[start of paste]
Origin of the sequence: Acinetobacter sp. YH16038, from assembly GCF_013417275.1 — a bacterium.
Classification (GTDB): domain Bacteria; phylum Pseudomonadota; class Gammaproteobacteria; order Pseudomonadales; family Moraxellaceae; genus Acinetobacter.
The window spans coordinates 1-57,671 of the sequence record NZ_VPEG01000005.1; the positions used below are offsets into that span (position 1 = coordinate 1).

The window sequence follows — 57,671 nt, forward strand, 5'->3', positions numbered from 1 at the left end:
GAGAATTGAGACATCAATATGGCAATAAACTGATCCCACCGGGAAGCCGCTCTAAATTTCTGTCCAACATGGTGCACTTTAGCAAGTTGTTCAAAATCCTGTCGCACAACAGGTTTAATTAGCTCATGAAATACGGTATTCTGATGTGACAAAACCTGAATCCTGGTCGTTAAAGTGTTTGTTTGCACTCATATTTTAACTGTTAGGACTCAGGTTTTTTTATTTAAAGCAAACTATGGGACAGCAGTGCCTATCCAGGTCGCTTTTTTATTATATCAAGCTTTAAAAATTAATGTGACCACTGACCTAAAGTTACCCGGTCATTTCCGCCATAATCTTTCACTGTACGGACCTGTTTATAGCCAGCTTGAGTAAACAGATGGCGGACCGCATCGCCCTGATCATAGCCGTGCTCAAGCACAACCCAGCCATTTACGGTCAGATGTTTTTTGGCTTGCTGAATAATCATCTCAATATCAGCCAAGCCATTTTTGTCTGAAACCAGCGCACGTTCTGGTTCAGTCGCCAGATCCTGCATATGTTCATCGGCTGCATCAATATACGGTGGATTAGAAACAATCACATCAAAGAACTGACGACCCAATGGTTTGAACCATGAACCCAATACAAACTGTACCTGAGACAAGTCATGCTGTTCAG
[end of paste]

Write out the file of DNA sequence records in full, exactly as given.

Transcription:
Origin of the sequence: Acinetobacter sp. YH16038, from assembly GCF_013417275.1 — a bacterium.
Classification (GTDB): domain Bacteria; phylum Pseudomonadota; class Gammaproteobacteria; order Pseudomonadales; family Moraxellaceae; genus Acinetobacter.
The window spans coordinates 1-57,671 of the sequence record NZ_VPEG01000005.1; the positions used below are offsets into that span (position 1 = coordinate 1).

The window sequence follows — 57,671 nt, forward strand, 5'->3', positions numbered from 1 at the left end:
GAGAATTGAGACATCAATATGGCAATAAACTGATCCCACCGGGAAGCCGCTCTAAATTTCTGTCCAACATGGTGCACTTTAGCAAGTTGTTCAAAATCCTGTCGCACAACAGGTTTAATTAGCTCATGAAATACGGTATTCTGATGTGACAAAACCTGAATCCTGGTCGTTAAAGTGTTTGTTTGCACTCATATTTTAACTGTTAGGACTCAGGTTTTTTTATTTAAAGCAAACTATGGGACAGCAGTGCCTATCCAGGTCGCTTTTTTATTATATCAAGCTTTAAAAATTAATGTGACCACTGACCTAAAGTTACCCGGTCATTTCCGCCATAATCTTTCACTGTACGGACCTGTTTATAGCCAGCTTGAGTAAACAGATGGCGGACCGCATCGCCCTGATCATAGCCGTGCTCAAGCACAACCCAGCCATTTACGGTCAGATGTTTTTTGGCTTGCTGAATAATCATCTCAATATCAGCCAAGCCATTTTTGTCTGAAACCAGCGCACGTTCTGGTTCAGTCGCCAGATCCTGCATATGTTCATCGGCTGCATCAATATACGGTGGATTAGAAACAATCACATCAAAGAACTGACGACCCAATGGTTTGAACCATGAACCCAATACAAACTGTACCTGAGACAAGTCATGCTGTTCAG